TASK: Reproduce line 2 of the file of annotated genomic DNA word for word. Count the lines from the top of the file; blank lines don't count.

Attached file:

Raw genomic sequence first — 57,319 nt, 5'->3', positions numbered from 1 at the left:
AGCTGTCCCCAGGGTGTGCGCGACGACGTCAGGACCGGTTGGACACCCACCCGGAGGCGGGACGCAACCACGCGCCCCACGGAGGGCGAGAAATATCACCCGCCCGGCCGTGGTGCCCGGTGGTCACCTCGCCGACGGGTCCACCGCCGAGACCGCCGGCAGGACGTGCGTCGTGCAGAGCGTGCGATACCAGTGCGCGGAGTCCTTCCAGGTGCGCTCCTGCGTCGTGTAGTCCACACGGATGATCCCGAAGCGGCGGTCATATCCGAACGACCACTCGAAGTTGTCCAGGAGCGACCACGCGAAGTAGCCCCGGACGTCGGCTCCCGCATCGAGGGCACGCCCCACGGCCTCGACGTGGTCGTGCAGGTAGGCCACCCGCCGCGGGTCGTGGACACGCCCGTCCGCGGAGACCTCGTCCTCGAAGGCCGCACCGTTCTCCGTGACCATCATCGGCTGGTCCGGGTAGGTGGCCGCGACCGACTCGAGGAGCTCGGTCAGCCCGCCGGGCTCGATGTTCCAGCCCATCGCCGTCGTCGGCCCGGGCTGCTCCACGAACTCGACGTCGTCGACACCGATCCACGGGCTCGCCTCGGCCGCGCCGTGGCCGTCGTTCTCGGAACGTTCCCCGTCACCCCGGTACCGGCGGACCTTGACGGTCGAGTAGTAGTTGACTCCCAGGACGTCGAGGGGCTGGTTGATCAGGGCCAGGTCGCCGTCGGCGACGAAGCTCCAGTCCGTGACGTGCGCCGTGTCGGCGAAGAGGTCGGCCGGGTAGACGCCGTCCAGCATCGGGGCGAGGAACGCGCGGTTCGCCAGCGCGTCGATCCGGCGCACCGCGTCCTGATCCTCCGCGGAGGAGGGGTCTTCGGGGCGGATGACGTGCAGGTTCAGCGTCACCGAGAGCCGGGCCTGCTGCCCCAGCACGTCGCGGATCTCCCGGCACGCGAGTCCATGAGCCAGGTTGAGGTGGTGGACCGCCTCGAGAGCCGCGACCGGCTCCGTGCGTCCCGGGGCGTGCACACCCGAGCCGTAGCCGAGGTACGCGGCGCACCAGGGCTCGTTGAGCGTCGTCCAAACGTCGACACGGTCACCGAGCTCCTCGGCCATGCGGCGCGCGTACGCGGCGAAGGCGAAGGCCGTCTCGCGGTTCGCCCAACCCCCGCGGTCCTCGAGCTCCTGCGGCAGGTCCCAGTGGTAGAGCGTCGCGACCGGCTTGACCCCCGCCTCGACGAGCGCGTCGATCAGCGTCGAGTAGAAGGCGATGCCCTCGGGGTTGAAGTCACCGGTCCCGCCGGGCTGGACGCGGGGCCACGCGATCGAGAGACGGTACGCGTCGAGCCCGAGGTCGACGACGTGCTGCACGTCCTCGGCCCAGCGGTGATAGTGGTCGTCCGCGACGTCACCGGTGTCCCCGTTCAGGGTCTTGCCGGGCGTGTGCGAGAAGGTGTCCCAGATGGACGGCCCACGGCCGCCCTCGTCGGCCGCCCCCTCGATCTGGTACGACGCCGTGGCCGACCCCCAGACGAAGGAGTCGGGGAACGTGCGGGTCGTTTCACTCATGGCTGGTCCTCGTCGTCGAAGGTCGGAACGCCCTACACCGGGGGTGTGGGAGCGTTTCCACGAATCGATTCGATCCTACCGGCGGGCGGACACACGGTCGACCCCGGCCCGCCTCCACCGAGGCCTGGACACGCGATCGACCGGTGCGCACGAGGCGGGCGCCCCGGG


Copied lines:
AGCTGTCCCCAGGGTGTGCGCGACGACGTCAGGACCGGTTGGACACCCACCCGGAGGCGGGACGCAACCACGCGCCCCACGGAGGGCGAGAAATATCACCCGCCCGGCCGTGGTGCCCGGTGGTCACCTCGCCGACGGGTCCACCGCCGAGACCGCCGGCAGGACGTGCGTCGTGCAGAGCGTGCGATACCAGTGCGCGGAGTCCTTCCAGGTGCGCTCCTGCGTCGTGTAGTCCACACGGATGATCCCGAAGCGGCGGTCATATCCGAACGACCACTCGAAGTTGTCCAGGAGCGACCACGCGAAGTAGCCCCGGACGTCGGCTCCCGCATCGAGGGCACGCCCCACGGCCTCGACGTGGTCGTGCAGGTAGGCCACCCGCCGCGGGTCGTGGACACGCCCGTCCGCGGAGACCTCGTCCTCGAAGGCCGCACCGTTCTCCGTGACCATCATCGGCTGGTCCGGGTAGGTGGCCGCGACCGACTCGAGGAGCTCGGTCAGCCCGCCGGGCTCGATGTTCCAGCCCATCGCCGTCGTCGGCCCGGGCTGCTCCACGAACTCGACGTCGTCGACACCGATCCACGGGCTCGCCTCGGCCGCGCCGTGGCCGTCGTTCTCGGAACGTTCCCCGTCACCCCGGTACCGGCGGACCTTGACGGTCGAGTAGTAGTTGACTCCCAGGACGTCGAGGGGCTGGTTGATCAGGGCCAGGTCGCCGTCGGCGACGAAGCTCCAGTCCGTGACGTGCGCCGTGTCGGCGAAGAGGTCGGCCGGGTAGACGCCGTCCAGCATCGGGGCGAGGAACGCGCGGTTCGCCAGCGCGTCGATCCGGCGCACCGCGTCCTGATCCTCCGCGGAGGAGGGGTCTTCGGGGCGGATGACGTGCAGGTTCAGCGTCACCGAGAGCCGGGCCTGCTGCCCCAGCACGTCGCGGATCTCCCGGCACGCGAGTCCATGAGCCAGGTTGAGGTGGTGGACCGCCTCGAGAGCCGCGACCGGCTCCGTGCGTCCCGGGGCGTGCACACCCGAGCCGTAGCCGAGGTACGCGGCGCACCAGGGCTCGTTGAGCGTCGTCCAAACGTCGACACGGTCACCGAGCTCCTCGGCCATGCGGCGCGCGTACGCGGCGAAGGCGAAGGCCGTCTCGCGGTTCGCCCAACCCCCGCGGTCCTCGAGCTCCTGCGGCAGGTCCCAGTGGTAGAGCGTCGCGACCGGCTTGACCCCCGCCTCGACGAGCGCGTCGATCAGCGTCGAGTAGAAGGCGATGCCCTCGGGGTTGAAGTCACCGGTCCCGCCGGGCTGGACGCGGGGCCACGCGATCGAGAGACGGTACGCGTCGAGCCCGAGGTCGACGACGTGCTGCACGTCCTCGGCCCAGCGGTGATAGTGGTCGTCCGCGACGTCACCGGTGTCCCCGTTCAGGGTCTTGCCGGGCGTGTGCGAGAAGGTGTCCCAGATGGACGGCCCACGGCCGCCCTCGTCGGCCGCCCCCTCGATCTGGTACGACGCCGTGGCCGACCCCCAGACGAAGGAGTCGGGGAACGTGCGGGTCGTTTCACTCATGGCTGGTCCTCGTCGTCGAAGGTCGGAACGCCCTACACCGGGGGTGTGGGAGCGTTTCCACGAATCGATTCGATCCTACCGGCGGGCGGACACACGGTCGACCCCGGCCCGCCTCCACCGAGGCCTGGACACGCGATCGACCGGTGCGCACGAGGCGGGCGCCCCGGG